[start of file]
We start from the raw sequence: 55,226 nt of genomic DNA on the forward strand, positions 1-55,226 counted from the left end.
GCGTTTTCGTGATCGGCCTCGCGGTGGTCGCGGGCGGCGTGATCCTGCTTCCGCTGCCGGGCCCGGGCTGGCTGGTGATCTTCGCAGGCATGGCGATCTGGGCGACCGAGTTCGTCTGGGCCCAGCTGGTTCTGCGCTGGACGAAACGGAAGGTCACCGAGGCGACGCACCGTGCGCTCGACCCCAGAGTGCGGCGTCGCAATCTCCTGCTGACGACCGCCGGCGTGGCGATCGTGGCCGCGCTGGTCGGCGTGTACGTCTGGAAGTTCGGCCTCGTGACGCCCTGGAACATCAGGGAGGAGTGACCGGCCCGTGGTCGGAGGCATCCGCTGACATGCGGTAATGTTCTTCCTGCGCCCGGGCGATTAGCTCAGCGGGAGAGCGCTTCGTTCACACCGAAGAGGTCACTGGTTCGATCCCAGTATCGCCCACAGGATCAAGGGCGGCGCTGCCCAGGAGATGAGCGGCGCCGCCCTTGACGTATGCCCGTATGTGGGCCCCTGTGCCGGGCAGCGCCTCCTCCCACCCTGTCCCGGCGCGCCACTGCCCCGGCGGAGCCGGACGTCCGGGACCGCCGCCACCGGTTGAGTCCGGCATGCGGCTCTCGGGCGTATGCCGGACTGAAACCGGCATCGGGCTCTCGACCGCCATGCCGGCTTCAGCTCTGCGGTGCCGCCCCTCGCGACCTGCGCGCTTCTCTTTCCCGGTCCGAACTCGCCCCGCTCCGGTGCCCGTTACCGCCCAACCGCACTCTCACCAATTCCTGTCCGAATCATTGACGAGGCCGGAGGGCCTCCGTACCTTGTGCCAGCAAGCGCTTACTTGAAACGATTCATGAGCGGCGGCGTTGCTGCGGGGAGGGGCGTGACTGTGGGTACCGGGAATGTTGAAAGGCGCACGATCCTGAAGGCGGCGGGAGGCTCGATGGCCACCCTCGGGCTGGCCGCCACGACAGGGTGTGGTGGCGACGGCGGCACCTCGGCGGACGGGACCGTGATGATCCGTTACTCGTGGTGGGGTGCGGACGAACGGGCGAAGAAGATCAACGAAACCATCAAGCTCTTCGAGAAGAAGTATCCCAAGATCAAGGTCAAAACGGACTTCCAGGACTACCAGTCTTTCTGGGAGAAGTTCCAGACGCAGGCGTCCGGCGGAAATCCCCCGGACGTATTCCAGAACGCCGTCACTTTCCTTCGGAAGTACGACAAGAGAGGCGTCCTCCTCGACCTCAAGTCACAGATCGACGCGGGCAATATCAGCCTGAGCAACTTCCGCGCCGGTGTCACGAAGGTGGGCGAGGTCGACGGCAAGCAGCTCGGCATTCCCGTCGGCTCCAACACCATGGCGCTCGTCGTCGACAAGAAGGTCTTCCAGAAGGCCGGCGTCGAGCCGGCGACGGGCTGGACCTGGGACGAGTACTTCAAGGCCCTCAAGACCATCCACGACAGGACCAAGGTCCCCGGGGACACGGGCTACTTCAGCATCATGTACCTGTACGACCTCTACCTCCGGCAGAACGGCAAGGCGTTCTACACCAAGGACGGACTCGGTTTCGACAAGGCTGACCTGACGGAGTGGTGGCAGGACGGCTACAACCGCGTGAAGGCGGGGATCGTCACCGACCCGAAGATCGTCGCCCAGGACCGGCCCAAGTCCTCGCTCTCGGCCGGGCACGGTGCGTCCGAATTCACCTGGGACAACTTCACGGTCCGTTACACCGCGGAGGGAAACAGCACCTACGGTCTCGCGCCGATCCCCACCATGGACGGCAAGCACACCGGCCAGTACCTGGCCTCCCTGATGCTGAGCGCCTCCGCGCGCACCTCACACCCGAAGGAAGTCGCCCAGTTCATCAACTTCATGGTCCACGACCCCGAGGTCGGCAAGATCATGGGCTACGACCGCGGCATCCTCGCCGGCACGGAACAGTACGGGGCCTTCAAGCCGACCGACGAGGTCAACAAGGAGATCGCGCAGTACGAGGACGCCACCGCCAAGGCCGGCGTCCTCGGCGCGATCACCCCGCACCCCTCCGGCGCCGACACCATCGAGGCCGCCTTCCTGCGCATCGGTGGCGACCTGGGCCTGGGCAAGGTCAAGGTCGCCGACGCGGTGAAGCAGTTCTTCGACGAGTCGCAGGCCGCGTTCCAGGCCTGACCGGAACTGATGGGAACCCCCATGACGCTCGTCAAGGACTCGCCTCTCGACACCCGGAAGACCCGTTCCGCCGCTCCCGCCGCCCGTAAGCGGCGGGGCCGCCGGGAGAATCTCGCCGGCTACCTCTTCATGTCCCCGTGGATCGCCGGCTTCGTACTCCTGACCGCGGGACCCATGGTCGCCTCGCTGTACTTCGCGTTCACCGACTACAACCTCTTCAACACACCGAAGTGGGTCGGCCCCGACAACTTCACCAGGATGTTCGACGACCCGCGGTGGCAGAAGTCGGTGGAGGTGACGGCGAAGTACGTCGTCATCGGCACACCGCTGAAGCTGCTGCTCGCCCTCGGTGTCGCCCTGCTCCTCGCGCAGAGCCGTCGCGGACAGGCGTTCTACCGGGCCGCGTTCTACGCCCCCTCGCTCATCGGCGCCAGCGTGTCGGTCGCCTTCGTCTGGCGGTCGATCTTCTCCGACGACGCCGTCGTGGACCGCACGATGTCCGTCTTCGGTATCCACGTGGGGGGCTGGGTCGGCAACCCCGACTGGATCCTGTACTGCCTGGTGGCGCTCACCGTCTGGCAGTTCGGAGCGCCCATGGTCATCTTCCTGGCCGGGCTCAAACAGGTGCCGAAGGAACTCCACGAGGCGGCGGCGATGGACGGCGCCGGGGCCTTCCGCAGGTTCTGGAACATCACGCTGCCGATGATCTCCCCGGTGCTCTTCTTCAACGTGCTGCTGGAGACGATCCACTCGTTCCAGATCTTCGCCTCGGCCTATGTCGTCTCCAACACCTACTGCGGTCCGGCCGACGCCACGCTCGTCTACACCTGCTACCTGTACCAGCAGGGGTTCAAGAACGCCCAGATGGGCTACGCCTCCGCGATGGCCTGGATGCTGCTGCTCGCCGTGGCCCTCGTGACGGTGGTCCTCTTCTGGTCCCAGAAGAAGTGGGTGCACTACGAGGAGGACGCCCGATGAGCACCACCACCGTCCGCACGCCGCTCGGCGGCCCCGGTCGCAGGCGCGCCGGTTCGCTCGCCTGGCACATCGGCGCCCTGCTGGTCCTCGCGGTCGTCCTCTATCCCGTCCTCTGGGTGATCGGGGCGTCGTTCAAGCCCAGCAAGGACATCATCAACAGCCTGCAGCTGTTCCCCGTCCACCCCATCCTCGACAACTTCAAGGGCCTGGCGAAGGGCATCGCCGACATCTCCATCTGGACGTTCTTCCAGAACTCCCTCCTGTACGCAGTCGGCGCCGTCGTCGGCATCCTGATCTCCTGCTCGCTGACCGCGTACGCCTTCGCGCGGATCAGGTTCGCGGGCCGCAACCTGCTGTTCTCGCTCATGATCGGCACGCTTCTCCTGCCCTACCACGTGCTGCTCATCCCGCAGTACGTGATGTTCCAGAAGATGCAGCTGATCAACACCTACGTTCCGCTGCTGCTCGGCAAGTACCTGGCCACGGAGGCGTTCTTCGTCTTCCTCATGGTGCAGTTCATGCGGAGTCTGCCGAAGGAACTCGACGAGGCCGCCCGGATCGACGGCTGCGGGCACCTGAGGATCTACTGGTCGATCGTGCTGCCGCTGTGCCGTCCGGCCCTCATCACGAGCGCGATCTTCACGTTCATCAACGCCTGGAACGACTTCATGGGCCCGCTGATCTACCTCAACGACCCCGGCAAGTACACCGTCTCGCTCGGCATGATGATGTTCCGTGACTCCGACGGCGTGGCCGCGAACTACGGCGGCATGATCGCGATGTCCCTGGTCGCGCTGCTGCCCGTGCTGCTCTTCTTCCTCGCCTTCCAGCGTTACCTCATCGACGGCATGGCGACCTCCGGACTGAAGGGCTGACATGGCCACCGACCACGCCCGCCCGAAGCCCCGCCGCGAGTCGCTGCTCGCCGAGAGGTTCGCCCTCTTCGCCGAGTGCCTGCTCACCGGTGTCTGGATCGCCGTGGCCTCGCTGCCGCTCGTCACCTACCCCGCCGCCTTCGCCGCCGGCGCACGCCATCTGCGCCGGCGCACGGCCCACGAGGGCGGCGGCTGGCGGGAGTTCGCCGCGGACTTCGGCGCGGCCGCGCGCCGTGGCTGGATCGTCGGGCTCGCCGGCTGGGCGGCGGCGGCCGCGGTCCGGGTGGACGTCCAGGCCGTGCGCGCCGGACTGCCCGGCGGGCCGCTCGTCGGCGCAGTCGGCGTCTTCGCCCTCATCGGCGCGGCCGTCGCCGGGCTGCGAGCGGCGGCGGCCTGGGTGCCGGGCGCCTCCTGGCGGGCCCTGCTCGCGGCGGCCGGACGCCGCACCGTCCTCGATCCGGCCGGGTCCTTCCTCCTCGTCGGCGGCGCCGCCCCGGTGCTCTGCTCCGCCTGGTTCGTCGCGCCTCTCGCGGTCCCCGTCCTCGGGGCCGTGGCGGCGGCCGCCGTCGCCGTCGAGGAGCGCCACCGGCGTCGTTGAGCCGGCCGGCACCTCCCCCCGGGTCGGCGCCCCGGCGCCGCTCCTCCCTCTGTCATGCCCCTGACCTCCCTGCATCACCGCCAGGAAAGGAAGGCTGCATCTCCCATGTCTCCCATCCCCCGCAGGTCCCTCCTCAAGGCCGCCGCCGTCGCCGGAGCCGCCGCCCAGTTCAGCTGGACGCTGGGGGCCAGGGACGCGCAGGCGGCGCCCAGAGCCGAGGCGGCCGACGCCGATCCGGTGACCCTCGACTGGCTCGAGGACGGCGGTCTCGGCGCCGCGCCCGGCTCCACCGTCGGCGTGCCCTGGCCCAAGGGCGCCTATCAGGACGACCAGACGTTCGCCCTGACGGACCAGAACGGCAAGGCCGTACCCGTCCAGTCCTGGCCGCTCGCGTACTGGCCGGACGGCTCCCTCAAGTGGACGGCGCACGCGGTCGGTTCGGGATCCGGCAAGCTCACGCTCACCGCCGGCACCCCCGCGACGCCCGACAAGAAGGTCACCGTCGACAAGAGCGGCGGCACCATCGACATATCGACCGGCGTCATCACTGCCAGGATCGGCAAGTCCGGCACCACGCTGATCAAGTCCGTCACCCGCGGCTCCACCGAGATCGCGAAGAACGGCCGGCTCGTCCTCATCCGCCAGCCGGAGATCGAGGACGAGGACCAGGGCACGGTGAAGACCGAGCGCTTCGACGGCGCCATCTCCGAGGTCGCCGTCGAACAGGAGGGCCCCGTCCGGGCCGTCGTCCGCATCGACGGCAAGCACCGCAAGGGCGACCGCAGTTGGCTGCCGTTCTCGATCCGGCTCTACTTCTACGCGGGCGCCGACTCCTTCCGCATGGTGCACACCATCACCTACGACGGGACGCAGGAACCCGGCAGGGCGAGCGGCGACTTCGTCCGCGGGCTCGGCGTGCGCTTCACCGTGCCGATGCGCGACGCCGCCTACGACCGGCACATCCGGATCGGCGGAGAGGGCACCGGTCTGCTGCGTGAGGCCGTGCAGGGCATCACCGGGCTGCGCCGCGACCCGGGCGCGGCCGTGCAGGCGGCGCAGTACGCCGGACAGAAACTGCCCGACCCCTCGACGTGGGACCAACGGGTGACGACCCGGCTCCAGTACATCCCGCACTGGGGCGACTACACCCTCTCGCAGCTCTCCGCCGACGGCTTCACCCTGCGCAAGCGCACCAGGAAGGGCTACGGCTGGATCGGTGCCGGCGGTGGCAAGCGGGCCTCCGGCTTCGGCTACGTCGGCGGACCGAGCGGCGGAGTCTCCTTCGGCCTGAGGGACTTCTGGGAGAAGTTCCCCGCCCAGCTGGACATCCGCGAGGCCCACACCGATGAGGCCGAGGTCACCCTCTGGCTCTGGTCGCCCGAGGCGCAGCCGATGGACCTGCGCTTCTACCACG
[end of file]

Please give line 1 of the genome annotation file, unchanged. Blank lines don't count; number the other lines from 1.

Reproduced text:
We start from the raw sequence: 55,226 nt of genomic DNA on the forward strand, positions 1-55,226 counted from the left end.